Nutrition for Cutting to Get Lean

Nutrition for Cutting to Get Lean

Increasing your body fat percentage is sometimes necessary to increase your lean body mass or muscle. To get your muscles to grow, you need to eat such a high amount of calories that often this extra energy is stored as fat. Cutting, or getting lean is a balancing act. You want to burn the extra fat you’ve gained while at the same time minimizing the amount of muscle you lose.


Since you’ll still be doing a lot of resistance training (to minimize any muscle loss) your calorie needs will remain high. For the first week, cut your calories by 500 per day. Monitor your weight, and if possible your body fat percentage. At the end of the week, determine whether you’re losing weight and body fat at a desired rate. Losing up to two pounds per week is considered healthy.

If by the end of the first week you haven’t lost any weight or gained some, which is very possible, cut your calories by an additional 500 per day. If you have lost weight but not fast enough, cut 200 calories per day. Continue this until you reach the rate of weight loss you’re happy with. Generally, the slower you lose the weight the less muscle you’ll lose. Try to be patient and avoid cutting too many calories.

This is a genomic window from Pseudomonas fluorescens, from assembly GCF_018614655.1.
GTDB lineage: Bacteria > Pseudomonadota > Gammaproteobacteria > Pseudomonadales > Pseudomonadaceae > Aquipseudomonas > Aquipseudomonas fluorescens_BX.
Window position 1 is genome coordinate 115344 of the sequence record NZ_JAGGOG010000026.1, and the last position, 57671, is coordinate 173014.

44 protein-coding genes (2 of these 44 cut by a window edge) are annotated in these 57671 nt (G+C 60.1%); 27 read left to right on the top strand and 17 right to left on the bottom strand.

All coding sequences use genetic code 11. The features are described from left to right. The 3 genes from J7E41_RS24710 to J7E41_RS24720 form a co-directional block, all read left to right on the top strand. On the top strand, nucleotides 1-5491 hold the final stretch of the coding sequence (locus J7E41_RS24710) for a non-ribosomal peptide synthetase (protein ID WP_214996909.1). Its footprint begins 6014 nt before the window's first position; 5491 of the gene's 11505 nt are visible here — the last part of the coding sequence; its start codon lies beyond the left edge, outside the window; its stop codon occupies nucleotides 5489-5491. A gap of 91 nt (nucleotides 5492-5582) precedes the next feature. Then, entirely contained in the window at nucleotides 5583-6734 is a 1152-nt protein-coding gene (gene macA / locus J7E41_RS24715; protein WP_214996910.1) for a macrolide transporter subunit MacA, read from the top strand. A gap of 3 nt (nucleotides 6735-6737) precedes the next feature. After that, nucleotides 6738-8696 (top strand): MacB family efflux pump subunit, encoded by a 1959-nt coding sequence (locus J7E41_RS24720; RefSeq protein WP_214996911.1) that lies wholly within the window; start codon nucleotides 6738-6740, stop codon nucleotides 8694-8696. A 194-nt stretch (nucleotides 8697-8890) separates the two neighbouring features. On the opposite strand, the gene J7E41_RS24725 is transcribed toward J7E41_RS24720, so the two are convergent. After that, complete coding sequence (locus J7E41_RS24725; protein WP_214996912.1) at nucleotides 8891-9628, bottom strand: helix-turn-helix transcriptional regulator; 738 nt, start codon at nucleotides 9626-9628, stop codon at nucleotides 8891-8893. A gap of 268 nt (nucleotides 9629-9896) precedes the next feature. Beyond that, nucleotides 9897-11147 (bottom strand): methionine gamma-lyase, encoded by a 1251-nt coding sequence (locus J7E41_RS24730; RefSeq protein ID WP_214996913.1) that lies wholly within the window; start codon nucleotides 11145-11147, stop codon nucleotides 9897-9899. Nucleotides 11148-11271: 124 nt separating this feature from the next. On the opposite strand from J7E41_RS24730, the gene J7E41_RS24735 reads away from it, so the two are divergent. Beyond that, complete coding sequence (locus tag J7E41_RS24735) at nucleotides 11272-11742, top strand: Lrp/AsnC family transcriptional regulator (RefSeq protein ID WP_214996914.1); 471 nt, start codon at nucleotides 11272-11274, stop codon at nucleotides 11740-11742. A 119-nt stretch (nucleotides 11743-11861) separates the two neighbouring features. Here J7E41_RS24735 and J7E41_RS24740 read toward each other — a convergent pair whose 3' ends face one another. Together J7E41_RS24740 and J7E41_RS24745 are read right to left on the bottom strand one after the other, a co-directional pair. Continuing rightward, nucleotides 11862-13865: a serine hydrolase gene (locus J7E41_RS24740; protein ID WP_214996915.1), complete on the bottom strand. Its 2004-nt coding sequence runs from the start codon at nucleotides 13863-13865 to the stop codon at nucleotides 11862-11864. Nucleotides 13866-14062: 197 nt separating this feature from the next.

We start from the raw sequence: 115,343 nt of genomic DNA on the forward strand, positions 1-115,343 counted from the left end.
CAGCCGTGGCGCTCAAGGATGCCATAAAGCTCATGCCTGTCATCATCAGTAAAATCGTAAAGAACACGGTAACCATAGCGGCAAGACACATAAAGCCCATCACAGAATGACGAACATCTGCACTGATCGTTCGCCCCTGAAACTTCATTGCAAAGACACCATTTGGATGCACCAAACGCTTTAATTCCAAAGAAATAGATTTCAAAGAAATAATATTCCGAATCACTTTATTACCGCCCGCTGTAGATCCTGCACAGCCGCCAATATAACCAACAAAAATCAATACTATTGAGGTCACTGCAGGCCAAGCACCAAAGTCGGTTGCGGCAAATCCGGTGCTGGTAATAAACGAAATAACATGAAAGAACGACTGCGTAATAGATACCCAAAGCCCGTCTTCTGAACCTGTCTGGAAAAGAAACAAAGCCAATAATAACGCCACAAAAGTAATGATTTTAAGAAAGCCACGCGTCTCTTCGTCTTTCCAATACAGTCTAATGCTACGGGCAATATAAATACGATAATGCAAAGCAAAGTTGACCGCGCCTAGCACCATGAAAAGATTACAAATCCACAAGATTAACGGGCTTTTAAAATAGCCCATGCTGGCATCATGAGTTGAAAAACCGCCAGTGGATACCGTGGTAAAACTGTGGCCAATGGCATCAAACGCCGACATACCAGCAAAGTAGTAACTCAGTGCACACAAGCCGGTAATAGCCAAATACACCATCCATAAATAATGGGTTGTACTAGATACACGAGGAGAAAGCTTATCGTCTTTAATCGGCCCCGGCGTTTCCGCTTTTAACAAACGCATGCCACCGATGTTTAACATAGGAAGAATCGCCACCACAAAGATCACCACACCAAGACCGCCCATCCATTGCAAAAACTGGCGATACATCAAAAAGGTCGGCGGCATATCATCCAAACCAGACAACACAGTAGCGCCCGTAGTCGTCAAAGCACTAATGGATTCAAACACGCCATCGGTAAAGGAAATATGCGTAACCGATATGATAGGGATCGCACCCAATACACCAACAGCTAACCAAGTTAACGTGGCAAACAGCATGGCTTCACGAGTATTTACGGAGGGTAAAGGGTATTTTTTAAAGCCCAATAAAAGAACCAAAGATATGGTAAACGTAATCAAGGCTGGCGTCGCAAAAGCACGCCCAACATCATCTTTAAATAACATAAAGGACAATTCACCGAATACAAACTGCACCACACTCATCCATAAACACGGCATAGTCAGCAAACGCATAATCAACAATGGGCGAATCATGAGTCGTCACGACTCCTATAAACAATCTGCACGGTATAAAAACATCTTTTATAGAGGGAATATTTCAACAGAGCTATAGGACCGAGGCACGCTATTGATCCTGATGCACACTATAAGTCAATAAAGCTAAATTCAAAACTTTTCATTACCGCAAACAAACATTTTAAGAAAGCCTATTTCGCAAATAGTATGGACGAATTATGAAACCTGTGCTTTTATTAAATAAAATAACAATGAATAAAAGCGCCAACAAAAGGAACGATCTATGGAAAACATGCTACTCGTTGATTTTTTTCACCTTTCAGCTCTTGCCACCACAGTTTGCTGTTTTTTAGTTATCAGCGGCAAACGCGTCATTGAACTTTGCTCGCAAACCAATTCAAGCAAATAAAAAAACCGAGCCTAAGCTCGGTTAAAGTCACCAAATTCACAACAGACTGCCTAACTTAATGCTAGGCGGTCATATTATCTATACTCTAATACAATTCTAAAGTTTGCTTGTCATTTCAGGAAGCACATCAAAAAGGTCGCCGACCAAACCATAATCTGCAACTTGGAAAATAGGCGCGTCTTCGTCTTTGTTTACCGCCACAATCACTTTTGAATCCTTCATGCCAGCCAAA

Types of Food

In addition to the amount of calories you take in, the type of foods you eat can play an important role in your body fat percentage. The first foods you should cut out of your diet are those high in simple carbohydrates or sugars. They’re digested quickly and leave you feeling hungry soon after you eat. Because they are rapidly digested, they elevate your blood sugar. If you don’t use this energy right away, it will be stored as fat. This is good when you are bulking or trying to gain weight but can wreak havoc on your cutting regimen.

Complex Carbs

Eat foods that are high in complex carbs such as whole wheat bread, brown rice & pasta, oatmeal and vegetables. The carbs found in these foods will give you a more controlled release of energy meaning you won’t have to burn off the calories you ate right away. They are digested slower.

Fats and Proteins

Stay away from foods that are high in saturated fat. While eating fat won’t necessarily make you fat, your body prefers to use carbohydrates for energy, especially during exercise. You’ll also need to take in an adequate amount of protein. Eggs, meat and dairy are great sources which can help keep muscles from breaking down during weight loss. Eat meats that are low in fat such as chicken, turkey, fish and lean cuts of beef.

The Bottom Line

As with any change you make to your body, results take time. Remember that the slower you lose the weight, the more muscle you’ll keep. Make changes slowly and be patient with the change as it starts to happen.

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